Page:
Much of my time as a community manager is spent interacting with fans of the games I represent. Whether it’s via Twitter, Facebook, or on our own forums, it’s generally a lot of fun to talk to people who’re excited about what you do. Being able to connect so easily and directly with your fans is one of the best things about social media. It also has the capacity to be the ultimate bummer. When you throw yourself out in front to deal with the public you have to steel yourself for the inevitable influx of negativity and it’s never fun. But how do you handle it? What can you do?
You use the greatest tool in the Community Manager aresenal: empathy. The most negative people tend not to be trolls as many seem to think; they’re your super passionate fans who feel extremely (extremely) strongly about the direction of your game. They are trying to call attention to their plight because they want to be heard, acknowledged, and responded to like a human being.
People are often stonewalled when trying to communicate with a company; they are hit with the same sterile line every time. It’s easy to become disenchanted and disaffected until you scream in an effort to just be heard! A lot of times they never expect to get an answer and this can lead to incredibly passive-aggressive behavior. They will fire off a missive with no intention of following up or caring how it’s taken because they’ve been treated similarly in the past.
Here’s where we can come in and change that attitude!
Follow up and talk to them. Treat them with kindness and combat their sour attitude with positivity! Try to see why they’re upset and understand their point of view. Remember, you’re not only representing your game/product/company to the users, you are representing the users as well. If the issue is legitimate, bring it up and try to get a resolution or at least an actual answer. Your responsibility flows in both directions.
By opening up, being yourself, and staying positive you may find that those extra vocal naysayers become extra vocal supporters. You’ve just shown them that your company considers them worth the time and effort to engage with and that’s awesome! Usually this is all it takes if you’re sincere and honest.
This may sound like a self-help book, but having a positive mental attitude can help combat that feeling of despondency you get after reading that 10th, 100th, or 1000th terrible comment of the day. The main thing to remember is to try and find where they’re coming from. If you treat people with respect, kindness, and even a little sarcastic humor you can make a powerful ally.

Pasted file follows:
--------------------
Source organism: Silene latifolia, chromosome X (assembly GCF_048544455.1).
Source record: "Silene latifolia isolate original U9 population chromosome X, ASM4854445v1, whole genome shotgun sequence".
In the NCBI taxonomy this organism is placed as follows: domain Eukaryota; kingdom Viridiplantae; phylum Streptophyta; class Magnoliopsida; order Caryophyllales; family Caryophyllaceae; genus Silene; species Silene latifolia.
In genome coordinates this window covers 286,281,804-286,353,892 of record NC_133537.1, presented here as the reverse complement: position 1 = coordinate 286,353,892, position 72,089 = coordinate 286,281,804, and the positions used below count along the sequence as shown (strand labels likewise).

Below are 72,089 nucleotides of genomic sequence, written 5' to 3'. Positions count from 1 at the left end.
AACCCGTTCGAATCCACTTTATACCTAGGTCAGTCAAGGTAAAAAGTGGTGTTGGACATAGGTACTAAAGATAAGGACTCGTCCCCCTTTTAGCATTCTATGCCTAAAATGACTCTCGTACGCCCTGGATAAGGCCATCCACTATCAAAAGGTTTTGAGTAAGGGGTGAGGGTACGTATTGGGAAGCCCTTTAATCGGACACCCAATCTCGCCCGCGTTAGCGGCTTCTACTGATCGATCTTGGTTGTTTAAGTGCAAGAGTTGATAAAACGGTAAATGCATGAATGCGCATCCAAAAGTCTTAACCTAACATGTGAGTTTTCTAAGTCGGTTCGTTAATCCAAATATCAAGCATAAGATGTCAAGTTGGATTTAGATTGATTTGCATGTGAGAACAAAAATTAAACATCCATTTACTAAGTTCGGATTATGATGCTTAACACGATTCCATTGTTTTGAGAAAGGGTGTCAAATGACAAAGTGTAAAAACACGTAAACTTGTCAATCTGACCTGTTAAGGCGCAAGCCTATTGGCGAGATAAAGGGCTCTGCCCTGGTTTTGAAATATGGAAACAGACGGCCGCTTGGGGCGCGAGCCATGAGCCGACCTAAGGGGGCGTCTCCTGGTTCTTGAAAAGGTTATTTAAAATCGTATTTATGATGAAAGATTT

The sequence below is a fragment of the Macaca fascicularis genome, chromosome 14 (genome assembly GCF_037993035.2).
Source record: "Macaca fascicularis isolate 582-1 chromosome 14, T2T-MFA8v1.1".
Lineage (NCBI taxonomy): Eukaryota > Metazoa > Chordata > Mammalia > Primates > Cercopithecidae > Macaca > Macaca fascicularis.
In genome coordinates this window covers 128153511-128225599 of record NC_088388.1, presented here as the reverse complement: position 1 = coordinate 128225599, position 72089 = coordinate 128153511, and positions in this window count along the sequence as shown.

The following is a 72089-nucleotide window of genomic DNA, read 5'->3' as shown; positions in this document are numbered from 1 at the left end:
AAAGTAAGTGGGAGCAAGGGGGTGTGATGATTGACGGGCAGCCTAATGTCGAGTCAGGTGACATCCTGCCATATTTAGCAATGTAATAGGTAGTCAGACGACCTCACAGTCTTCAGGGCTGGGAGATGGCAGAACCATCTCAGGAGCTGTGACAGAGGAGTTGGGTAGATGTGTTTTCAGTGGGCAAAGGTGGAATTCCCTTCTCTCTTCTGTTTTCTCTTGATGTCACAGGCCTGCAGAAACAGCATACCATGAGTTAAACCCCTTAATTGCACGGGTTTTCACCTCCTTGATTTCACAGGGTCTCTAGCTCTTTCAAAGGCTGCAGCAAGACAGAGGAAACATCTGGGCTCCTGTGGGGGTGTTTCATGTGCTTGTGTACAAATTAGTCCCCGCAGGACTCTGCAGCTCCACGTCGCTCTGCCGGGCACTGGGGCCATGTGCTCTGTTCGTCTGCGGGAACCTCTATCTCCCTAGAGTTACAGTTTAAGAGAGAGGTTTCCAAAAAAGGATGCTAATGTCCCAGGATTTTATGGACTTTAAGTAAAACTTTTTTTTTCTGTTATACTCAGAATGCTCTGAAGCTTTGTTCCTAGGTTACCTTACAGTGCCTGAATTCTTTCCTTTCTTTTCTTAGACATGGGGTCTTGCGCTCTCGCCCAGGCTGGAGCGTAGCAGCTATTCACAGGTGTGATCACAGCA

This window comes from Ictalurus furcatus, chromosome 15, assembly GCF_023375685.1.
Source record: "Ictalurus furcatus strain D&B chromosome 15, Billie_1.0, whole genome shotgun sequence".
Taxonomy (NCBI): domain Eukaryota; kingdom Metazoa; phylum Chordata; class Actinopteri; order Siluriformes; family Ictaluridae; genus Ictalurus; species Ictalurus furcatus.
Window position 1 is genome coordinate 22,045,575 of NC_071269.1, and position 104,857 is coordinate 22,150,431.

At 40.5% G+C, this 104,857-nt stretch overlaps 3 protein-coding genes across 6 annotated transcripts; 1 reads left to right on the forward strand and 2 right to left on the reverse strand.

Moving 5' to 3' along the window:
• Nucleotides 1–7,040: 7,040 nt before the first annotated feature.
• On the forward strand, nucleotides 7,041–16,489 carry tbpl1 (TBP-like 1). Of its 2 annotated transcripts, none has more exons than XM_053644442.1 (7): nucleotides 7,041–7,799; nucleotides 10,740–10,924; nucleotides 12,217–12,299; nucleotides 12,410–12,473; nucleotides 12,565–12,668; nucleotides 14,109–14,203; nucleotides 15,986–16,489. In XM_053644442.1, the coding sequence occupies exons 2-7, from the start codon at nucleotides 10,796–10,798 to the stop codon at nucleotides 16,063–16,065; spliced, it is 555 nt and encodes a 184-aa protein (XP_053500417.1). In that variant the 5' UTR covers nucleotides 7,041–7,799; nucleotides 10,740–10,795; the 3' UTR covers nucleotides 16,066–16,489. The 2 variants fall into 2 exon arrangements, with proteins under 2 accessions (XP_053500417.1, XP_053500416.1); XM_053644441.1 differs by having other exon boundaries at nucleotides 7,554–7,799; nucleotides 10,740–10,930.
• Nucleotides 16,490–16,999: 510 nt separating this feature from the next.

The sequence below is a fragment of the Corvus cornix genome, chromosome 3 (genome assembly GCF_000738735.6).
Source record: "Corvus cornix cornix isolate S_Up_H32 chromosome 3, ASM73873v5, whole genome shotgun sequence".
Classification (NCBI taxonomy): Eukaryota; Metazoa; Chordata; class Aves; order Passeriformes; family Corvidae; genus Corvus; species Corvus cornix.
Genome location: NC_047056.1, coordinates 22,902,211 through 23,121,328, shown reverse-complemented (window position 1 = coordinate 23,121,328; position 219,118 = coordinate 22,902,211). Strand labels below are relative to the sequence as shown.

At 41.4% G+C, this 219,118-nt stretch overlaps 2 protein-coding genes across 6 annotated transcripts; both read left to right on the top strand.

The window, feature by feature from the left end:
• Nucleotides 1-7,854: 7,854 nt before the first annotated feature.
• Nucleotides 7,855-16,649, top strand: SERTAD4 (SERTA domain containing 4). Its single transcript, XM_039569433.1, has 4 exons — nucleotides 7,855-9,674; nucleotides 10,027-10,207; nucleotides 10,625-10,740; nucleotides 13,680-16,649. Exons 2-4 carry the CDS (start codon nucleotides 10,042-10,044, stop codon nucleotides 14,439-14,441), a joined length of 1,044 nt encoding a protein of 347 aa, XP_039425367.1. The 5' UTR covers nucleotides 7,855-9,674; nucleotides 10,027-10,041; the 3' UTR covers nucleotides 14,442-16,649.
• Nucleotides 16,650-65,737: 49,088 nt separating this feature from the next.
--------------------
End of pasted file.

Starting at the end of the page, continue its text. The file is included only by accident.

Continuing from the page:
Of course this doesn’t work on people whose only purpose is to get a rise out of you. However, it helps you identify who’s a troll and who’s just frustrated and fed up. With actual trolls, I find that there are a couple of things you can do to deal with them if your platform allows it.
A logical first choice is to ban them. This is usually only temporary because a dedicated troll will find ways around it (making new accounts, etcetera). Your best hope is that they tire of this back-and-forth and move on to fresher victims. Luckily there’s a better solution: hide them.
Let me elaborate: hide them from everyone else in your community but not themselves. If you can find a way to incorporate this into your forums, your blog comments, or elsewhere it will save you a ton of headaches. Persistent trolls will continue to make new accounts as they get banned, but if they’re the only ones that can see their posts, they may never figure out why everyone has finally decided to just ignore their vitriol. While not perfect, it works well and lets your community get back to having a good time or asking legitimate questions and voicing honest opinions. It also allows you to get back to your job.
Hopefully reading this has helped make an already difficult and mentally tasking job a little easier to handle. It’s easy to lose track of the potential reasons people are yelling at you; after all, it’s never fun to have a ton of negativity thrown in your face. Take a step back and try and see things from their perspective and you’ll often find that they’re not so unreasonable after all.
Original post at: http://www.evchon.com/2013/05/16/on-dealing-with-negative-people/